So today, more elections. As I said, my Floor Committee will be up this morning. We'll be meeting also this morning right after the opening Matins. So, more news tomorrow!

Saturday, July 20, 2019

Convention Day 1

Travel day to Tampa today (Friday), plus meeting with the Floor Committee to consider the feedback we received to our resolutions. The travel was smooth, and met in the afternoon for approx. 2.5 hours. But we didn't change any resolutions because of the feedback. This morning (Saturday) are the open hearings for the Floor Committees, where folks can come and speak to the group in person. Our chair doesn't expect there to be too many. We'll see.

The bad part of yesterday was not getting lunch. But kept busy, so didn't feel too hungry. The hotel we're at is very nice, and I have a vey nice view out my window. :-)  So, a few pictures for you:


Nice sunrise driving to the airport.


Cool clouds Ubering from the airport to the hotel.


A storm rolled in while we were eating dinner. Fortunately, we were able to finish and get back to the hotel before the deluge. You could tell right when it was about to hit and the temperature dropped about 10 degrees in a moment! Like a wall of cold air coming in. And then there was quite a show we got to see out our hotel window! 

Thursday, July 11, 2019

I am the Lord

I've been thinking about that phrase this week, appearing as it does multiple times in the Old Testament reading from Leviticus that will be read on Sunday. I am the Lord. How do you hear those words?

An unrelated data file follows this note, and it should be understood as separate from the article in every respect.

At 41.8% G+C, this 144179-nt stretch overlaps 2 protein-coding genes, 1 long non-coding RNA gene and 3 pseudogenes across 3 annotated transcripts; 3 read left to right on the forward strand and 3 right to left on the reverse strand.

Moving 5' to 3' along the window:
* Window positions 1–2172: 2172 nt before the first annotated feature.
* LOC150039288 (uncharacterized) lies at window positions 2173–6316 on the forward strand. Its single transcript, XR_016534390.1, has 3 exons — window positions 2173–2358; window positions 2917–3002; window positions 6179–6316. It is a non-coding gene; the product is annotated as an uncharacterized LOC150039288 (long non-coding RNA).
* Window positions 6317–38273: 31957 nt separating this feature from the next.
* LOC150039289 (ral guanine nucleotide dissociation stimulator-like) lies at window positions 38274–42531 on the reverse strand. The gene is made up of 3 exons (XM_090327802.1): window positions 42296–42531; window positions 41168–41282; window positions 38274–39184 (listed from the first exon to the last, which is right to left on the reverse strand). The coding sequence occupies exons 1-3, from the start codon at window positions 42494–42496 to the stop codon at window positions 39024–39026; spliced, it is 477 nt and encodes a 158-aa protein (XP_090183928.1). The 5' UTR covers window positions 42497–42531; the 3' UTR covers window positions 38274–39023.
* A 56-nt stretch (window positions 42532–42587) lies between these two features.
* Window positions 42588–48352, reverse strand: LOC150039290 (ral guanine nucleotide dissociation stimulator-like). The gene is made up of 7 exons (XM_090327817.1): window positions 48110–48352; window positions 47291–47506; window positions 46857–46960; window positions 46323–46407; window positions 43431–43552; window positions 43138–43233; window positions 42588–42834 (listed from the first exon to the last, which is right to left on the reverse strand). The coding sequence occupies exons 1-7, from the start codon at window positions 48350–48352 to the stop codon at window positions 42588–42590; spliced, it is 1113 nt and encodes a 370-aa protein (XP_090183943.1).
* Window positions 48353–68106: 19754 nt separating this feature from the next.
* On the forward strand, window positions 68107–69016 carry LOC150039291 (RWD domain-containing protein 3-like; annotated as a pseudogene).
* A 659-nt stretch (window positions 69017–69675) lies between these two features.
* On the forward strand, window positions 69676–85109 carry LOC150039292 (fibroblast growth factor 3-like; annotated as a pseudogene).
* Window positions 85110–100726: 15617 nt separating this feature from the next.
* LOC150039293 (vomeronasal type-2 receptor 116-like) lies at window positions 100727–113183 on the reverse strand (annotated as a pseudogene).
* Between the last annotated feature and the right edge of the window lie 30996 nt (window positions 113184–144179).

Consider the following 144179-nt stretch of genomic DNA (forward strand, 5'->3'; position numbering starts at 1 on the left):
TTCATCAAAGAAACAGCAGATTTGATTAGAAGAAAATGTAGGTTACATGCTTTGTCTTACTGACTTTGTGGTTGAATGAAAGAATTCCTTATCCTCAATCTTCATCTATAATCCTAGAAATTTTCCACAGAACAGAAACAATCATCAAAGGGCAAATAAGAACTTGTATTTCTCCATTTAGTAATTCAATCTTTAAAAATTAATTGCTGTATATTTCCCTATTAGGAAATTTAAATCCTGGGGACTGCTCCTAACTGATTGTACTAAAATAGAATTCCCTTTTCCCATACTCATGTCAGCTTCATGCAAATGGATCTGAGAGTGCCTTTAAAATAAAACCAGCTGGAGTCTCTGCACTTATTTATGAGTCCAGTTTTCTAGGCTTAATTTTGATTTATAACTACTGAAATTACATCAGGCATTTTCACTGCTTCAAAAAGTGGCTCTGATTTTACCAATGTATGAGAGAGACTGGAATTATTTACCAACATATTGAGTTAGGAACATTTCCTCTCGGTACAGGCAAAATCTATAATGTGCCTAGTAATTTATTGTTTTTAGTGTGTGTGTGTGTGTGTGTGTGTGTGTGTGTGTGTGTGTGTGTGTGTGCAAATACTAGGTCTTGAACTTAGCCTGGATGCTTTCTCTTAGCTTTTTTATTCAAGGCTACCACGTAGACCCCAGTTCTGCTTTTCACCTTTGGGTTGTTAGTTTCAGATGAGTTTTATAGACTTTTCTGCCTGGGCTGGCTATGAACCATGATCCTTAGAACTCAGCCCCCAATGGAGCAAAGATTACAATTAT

I am the Lord = I am sovereign, almighty, so do as I say!

or

I am the Lord = I am the one who brought you out of Egypt, through the Red Sea, and am leading you to the promised land.

Big difference there! Law and Gospel. And I think mostly we hear those words the first way, rather than the second. But I think they mean the second.

So that's in the sermon for Sunday. Make sure you come and listen! :-) Or if you cannot, listen later online here or here.

Sunday, July 7, 2019

Higher Things, Days 4-5

The last day of the conference each year doesn't have much going on . . . breakfast, Matins, final plenary, lunch, closing Divine Service. In between, packing and check-out. The second plenary speaker (who did the 3rd and 4th plenaries) was good. I really liked how he thought and presented things, his examples and explanations . . . it's just, well, he was like trying to get a drink from a fire hose! I cannot think of how he could have packed anything more into each hour session he had! So it was a little hard to absorb. But good. Really good stuff.

The closing Divine Service is always a highlight, with the choir and orchestra and lots and lots of good music. Really good closing sermon, too. Then off to the train station for us.


Shot of Chicago as our Uber driver approaches Union Station.


The Gold Cup final (soccer, for you non-soccer fans) is in Chicago on Sunday, so they had a big display in Union Station. Here's a giant mock up of the trophy.


And this is the actual trophy itself. (And yes, there were ropes around it and a guard so you couldn't get too close to it.)


The train ride home was uneventful. I was pretty wiped out from two long weeks, so after eating dinner, I pretty much passed out! Got to enjoy the morning, though, watching scenery go by. This picture is back at Union Station, DC. So all-in-all, a good week. :-)

Next year, will travel to either Knoxville, TN or Grand Rapids, MI for "Watermarked."